So how do we determine who won a particular debate and gets to move on in the debate-offs?  My first thought is an audience vote - perhaps just in person, perhaps both in person and online.  But I don't know if that could be over-influenced by candidates stacking the audience. 

Another idea is a panel of judges.   But would they assess the candidates objectively, or would they favour the big names?  Although, the existing system already favours the big names, so could it be any worse?

What if audience members are assigned tickets to a debate, but they don't know who's going to be debating at the time they sign up for tickets (which would make it impossible to stack the audience).  But would enough people actually go to debates where they don't know who's debating?

Another alternative would be not to vote on winners of individual debates.  Candidates round-robin, the videos are posted online, and online viewers can vote for which candidates they'd like to see debate some more.  But, again, how could we prevent candidates from stacking the votes?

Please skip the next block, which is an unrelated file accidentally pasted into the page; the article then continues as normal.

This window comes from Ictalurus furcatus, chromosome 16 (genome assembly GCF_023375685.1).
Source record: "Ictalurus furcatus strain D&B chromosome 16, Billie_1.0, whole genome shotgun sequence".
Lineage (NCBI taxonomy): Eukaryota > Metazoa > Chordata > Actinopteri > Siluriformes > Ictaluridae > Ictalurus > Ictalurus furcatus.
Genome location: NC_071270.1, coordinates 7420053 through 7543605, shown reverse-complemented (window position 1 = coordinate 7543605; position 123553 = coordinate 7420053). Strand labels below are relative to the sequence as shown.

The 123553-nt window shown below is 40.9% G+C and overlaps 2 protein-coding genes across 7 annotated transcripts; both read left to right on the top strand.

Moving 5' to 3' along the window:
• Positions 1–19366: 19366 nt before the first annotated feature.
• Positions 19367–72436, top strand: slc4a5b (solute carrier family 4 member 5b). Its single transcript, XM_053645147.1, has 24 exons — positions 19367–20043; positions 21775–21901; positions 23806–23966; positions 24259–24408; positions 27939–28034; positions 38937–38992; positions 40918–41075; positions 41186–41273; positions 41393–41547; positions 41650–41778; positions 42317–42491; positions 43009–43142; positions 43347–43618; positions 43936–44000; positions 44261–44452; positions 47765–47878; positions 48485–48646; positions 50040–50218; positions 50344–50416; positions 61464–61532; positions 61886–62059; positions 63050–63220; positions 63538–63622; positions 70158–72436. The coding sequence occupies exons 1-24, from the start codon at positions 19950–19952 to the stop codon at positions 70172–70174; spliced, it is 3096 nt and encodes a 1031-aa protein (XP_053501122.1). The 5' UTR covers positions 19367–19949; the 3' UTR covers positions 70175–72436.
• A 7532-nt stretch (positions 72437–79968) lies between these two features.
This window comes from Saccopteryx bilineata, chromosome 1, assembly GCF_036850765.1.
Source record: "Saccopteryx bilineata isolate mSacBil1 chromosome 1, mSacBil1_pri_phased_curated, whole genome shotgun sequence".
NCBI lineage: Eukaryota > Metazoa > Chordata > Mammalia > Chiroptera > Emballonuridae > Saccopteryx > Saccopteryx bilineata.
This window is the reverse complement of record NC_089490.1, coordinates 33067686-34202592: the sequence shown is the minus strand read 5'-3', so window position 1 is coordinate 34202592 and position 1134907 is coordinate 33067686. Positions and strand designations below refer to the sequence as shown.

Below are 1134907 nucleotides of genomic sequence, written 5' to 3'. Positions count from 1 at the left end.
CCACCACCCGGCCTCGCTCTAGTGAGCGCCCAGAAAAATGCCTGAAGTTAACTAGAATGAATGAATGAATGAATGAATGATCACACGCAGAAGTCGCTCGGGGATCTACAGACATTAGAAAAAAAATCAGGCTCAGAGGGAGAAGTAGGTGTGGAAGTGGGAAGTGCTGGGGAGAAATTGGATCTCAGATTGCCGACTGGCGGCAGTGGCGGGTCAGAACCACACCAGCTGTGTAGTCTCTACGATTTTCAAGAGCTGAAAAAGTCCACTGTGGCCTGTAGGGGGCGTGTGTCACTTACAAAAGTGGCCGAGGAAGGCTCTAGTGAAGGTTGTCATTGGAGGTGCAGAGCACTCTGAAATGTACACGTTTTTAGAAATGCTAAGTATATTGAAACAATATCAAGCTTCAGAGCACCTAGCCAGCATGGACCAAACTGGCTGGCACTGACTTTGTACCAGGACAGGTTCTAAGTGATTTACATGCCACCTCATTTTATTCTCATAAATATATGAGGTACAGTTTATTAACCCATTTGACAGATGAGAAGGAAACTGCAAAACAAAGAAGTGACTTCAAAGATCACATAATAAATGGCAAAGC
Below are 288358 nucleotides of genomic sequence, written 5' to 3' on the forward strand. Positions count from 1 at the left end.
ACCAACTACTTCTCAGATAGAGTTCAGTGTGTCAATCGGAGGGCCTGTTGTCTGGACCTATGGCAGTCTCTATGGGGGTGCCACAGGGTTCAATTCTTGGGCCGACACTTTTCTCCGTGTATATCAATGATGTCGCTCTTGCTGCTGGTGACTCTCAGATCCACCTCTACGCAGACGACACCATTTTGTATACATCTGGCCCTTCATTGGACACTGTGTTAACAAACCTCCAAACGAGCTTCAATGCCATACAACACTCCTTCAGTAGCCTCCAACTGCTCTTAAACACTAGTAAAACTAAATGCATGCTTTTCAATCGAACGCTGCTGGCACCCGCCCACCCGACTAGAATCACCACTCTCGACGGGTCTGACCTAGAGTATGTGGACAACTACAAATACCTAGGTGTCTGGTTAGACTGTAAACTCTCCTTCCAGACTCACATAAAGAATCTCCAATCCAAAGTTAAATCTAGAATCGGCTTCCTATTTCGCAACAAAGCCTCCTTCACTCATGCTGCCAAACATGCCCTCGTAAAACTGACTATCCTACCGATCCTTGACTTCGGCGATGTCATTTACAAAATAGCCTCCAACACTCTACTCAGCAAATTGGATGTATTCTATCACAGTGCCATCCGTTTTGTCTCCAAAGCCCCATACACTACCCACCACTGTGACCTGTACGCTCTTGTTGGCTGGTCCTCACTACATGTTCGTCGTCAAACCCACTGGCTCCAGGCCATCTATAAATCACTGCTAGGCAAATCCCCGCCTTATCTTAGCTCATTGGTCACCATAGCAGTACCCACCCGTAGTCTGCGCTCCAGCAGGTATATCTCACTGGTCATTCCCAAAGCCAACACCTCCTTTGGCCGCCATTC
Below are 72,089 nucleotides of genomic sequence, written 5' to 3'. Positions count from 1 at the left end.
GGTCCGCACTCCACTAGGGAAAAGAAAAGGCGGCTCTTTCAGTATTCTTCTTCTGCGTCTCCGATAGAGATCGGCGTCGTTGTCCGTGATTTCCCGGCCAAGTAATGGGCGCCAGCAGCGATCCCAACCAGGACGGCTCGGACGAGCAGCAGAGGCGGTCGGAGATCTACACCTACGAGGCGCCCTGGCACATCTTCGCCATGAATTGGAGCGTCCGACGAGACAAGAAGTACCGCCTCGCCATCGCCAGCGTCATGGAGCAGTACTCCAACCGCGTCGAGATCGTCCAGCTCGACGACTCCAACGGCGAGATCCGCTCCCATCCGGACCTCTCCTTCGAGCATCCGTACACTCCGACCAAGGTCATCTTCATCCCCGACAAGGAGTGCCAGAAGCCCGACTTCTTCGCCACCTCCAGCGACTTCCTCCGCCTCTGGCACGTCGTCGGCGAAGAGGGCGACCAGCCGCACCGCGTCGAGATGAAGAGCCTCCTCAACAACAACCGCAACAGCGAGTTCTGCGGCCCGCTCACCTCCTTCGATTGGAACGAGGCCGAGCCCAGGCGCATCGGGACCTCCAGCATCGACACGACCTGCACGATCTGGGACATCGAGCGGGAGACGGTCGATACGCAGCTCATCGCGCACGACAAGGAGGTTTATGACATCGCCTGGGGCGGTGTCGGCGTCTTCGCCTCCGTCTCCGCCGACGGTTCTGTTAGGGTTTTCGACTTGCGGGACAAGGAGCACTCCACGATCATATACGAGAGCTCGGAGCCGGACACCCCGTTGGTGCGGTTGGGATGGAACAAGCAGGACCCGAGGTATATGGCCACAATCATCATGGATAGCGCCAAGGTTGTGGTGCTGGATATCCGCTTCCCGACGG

I haven't fully worked this out.  But the fact remains: if we must have dozens of candidates and dozens of debates, all candidates should get to debate.

Monday, October 27, 2014

Voted

A non-descript fall day for a very descript municipal election.

As I've blogged about before, I have a superstition that I need to pet a dog on the way to vote in order to get a good election outcome.  I had a couple of errands to do on my lunch hour, so I tucked my voting card into my purse just in case I met any auspicious doggies.  But, to my surprise, I only even saw one dog, and it wasn't in a place where I could pet it!